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2014 articles

New study links glyphosate use with celiac disease and gluten intolerance

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Celiac disease and gluten intolerance are on the rise worldwide, and that rise has taken place in parallel with the increased use of glyphosate herbicide, shows a new peer-reviewed paper from Anthony Samsel and Stephanie Seneff.

It's good to see some of Dr Nancy's Swanson's striking graphs correlating glyphosate use in the US to the rising incidence of modern diseases appearing in this peer-reviewed publication.

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Glyphosate, pathways to modern diseases II: Celiac sprue and gluten intolerance

Anthony SAMSEL and Stephanie SENEFF

Interdiscip Toxicol. 2013; Vol. 6(4): 159–184. doi: 10.2478/intox-2013-0026

Full paper available at: http://nhrighttoknowgmo.org/BreakingNews/Glyphosate_II_Samsel-Seneff.pdf

ABSTRACT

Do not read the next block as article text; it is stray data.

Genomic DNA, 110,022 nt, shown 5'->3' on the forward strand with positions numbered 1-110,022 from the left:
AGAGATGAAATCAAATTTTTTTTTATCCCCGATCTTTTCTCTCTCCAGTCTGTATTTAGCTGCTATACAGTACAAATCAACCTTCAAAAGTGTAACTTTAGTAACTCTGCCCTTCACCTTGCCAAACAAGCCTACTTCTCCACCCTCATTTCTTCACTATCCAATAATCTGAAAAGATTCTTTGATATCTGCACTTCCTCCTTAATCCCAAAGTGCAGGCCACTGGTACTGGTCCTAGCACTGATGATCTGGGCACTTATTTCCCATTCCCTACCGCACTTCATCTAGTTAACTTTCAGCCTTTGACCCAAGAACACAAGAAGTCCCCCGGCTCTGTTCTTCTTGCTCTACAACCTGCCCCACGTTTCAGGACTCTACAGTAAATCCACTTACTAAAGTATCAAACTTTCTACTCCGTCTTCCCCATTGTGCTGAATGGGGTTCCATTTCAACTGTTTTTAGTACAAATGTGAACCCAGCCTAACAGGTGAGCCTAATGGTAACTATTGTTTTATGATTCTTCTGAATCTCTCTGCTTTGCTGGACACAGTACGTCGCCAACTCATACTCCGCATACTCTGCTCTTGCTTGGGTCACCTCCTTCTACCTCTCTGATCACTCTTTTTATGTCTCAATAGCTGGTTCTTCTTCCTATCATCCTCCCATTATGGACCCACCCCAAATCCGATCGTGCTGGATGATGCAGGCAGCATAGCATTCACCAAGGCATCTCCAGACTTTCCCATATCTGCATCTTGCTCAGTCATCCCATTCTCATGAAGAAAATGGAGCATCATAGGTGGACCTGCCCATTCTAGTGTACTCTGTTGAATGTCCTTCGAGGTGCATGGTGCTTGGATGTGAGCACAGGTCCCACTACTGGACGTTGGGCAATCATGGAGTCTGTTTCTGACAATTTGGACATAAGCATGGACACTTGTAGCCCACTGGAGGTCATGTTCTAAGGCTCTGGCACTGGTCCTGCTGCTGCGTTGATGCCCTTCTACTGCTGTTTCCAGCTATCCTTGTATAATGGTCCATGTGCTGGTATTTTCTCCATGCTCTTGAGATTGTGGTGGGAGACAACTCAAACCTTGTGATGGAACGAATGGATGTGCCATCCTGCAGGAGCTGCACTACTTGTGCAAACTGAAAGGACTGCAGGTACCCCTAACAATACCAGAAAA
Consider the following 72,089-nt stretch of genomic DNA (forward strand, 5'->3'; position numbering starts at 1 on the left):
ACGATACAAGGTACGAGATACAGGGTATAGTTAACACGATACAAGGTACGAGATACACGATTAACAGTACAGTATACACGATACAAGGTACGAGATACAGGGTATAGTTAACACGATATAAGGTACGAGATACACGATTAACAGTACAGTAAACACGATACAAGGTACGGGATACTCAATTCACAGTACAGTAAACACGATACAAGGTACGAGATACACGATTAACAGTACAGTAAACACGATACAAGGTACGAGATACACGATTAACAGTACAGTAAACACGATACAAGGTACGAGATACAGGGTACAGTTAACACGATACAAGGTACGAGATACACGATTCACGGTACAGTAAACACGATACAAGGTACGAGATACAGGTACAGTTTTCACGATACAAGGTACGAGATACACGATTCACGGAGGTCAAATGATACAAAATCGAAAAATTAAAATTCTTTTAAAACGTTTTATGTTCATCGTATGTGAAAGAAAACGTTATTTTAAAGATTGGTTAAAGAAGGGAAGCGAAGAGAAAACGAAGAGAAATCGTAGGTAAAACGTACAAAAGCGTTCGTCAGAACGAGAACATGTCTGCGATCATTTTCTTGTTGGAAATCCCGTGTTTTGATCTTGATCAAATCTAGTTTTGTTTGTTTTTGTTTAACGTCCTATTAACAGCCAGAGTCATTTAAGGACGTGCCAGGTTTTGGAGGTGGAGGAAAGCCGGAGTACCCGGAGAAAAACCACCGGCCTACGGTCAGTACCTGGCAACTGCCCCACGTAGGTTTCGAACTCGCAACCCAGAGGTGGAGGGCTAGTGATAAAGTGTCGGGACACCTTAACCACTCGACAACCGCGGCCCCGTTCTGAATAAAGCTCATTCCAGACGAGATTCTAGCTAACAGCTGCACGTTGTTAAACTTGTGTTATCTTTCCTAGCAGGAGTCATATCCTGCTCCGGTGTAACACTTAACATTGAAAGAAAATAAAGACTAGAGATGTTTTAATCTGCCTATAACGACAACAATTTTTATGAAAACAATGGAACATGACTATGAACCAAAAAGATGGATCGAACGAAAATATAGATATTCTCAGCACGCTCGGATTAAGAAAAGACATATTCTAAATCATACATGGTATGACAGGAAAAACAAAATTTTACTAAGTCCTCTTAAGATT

Celiac disease, and, more generally, gluten intolerance, is a growing problem worldwide, but especially in North America and Europe, where an estimated 5% of the population now suffers from it. Symptoms include nausea, diarrhea, skin rashes, macrocytic anemia and depression. It is a multifactorial disease associated with numerous nutritional deficiencies as well as reproductive issues and increased risk to thyroid disease, kidney failure, and cancer. Here, we propose that glyphosate, the active ingredient in the herbicide, Roundup®, is the most important causal factor in this epidemic. Fish exposed to glyphosate develop digestive problems that are reminiscent of celiac disease. Celiac disease is associated with imbalances in gut bacteria that can be fully explained by the known effects of glyphosate on gut bacteria. Characteristics of celiac disease point to impairment in many cytochrome P450 enzymes, which are involved with detoxifying environmental toxins, activating vitamin D3, catabolizing vitamin A, and maintaining bile acid production and sulfate supplies to the gut. Glyphosate is known to inhibit cytochrome P450 enzymes. Deficiencies in iron, cobalt, molybdenum, copper, and other rare metals associated with celiac disease can be attributed to glyphosate’s strong ability to chelate these elements. Deficiencies in tryptophan, tyrosine, methionine, and selenomethionine associated with celiac disease match glyphosate’s known depletion of these amino acids. Celiac disease patients have an increased risk to non-Hodgkin’s lymphoma, which has also been implicated in glyphosate exposure. Reproductive issues associated with celiac disease, such as infertility, miscarriages, and birth defects, can also be explained by glyphosate. Glyphosate residues in wheat and other crops are likely increasing recently due to the growing practice of crop desiccation just prior to the harvest. We argue that the practice of “ripening” sugar cane with glyphosate may explain the recent surge in kidney failure among agricultural workers in Central America. We conclude with a plea to governments to reconsider policies regarding the safety of glyphosate residues in foods.